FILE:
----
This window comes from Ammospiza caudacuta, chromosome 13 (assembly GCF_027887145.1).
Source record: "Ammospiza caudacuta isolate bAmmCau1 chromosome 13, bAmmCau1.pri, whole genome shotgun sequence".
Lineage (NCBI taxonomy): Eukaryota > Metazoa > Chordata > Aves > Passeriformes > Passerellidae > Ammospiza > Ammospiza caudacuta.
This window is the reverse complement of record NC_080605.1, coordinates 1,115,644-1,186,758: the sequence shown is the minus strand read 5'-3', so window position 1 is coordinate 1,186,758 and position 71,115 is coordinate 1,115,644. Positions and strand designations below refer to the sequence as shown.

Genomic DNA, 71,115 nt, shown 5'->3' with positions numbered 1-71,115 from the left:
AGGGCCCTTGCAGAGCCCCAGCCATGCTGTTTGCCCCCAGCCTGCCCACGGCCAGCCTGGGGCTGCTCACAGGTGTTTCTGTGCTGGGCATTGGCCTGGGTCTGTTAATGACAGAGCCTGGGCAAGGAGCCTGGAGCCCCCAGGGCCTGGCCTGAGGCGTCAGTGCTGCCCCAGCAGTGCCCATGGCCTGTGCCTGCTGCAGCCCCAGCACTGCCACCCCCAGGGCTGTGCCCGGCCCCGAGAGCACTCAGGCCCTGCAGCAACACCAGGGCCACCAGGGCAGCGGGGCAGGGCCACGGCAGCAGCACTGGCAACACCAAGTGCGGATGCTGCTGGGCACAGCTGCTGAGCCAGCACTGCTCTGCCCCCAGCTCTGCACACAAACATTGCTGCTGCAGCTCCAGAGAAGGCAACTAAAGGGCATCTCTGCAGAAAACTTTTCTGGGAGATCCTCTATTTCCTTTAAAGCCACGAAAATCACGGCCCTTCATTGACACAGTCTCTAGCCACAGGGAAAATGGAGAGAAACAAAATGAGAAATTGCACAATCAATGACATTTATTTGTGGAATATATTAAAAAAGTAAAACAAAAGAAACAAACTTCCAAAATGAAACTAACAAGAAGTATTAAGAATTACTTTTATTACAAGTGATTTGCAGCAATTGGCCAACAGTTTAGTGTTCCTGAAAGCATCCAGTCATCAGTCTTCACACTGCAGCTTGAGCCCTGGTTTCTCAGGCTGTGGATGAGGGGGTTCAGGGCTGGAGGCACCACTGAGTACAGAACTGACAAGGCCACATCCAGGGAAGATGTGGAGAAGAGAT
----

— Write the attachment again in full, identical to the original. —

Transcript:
This window comes from Ammospiza caudacuta, chromosome 13 (assembly GCF_027887145.1).
Source record: "Ammospiza caudacuta isolate bAmmCau1 chromosome 13, bAmmCau1.pri, whole genome shotgun sequence".
Lineage (NCBI taxonomy): Eukaryota > Metazoa > Chordata > Aves > Passeriformes > Passerellidae > Ammospiza > Ammospiza caudacuta.
This window is the reverse complement of record NC_080605.1, coordinates 1,115,644-1,186,758: the sequence shown is the minus strand read 5'-3', so window position 1 is coordinate 1,186,758 and position 71,115 is coordinate 1,115,644. Positions and strand designations below refer to the sequence as shown.

Genomic DNA, 71,115 nt, shown 5'->3' with positions numbered 1-71,115 from the left:
AGGGCCCTTGCAGAGCCCCAGCCATGCTGTTTGCCCCCAGCCTGCCCACGGCCAGCCTGGGGCTGCTCACAGGTGTTTCTGTGCTGGGCATTGGCCTGGGTCTGTTAATGACAGAGCCTGGGCAAGGAGCCTGGAGCCCCCAGGGCCTGGCCTGAGGCGTCAGTGCTGCCCCAGCAGTGCCCATGGCCTGTGCCTGCTGCAGCCCCAGCACTGCCACCCCCAGGGCTGTGCCCGGCCCCGAGAGCACTCAGGCCCTGCAGCAACACCAGGGCCACCAGGGCAGCGGGGCAGGGCCACGGCAGCAGCACTGGCAACACCAAGTGCGGATGCTGCTGGGCACAGCTGCTGAGCCAGCACTGCTCTGCCCCCAGCTCTGCACACAAACATTGCTGCTGCAGCTCCAGAGAAGGCAACTAAAGGGCATCTCTGCAGAAAACTTTTCTGGGAGATCCTCTATTTCCTTTAAAGCCACGAAAATCACGGCCCTTCATTGACACAGTCTCTAGCCACAGGGAAAATGGAGAGAAACAAAATGAGAAATTGCACAATCAATGACATTTATTTGTGGAATATATTAAAAAAGTAAAACAAAAGAAACAAACTTCCAAAATGAAACTAACAAGAAGTATTAAGAATTACTTTTATTACAAGTGATTTGCAGCAATTGGCCAACAGTTTAGTGTTCCTGAAAGCATCCAGTCATCAGTCTTCACACTGCAGCTTGAGCCCTGGTTTCTCAGGCTGTGGATGAGGGGGTTCAGGGCTGGAGGCACCACTGAGTACAGAACTGACAAGGCCACATCCAGGGAAGATGTGGAGAAGAGAT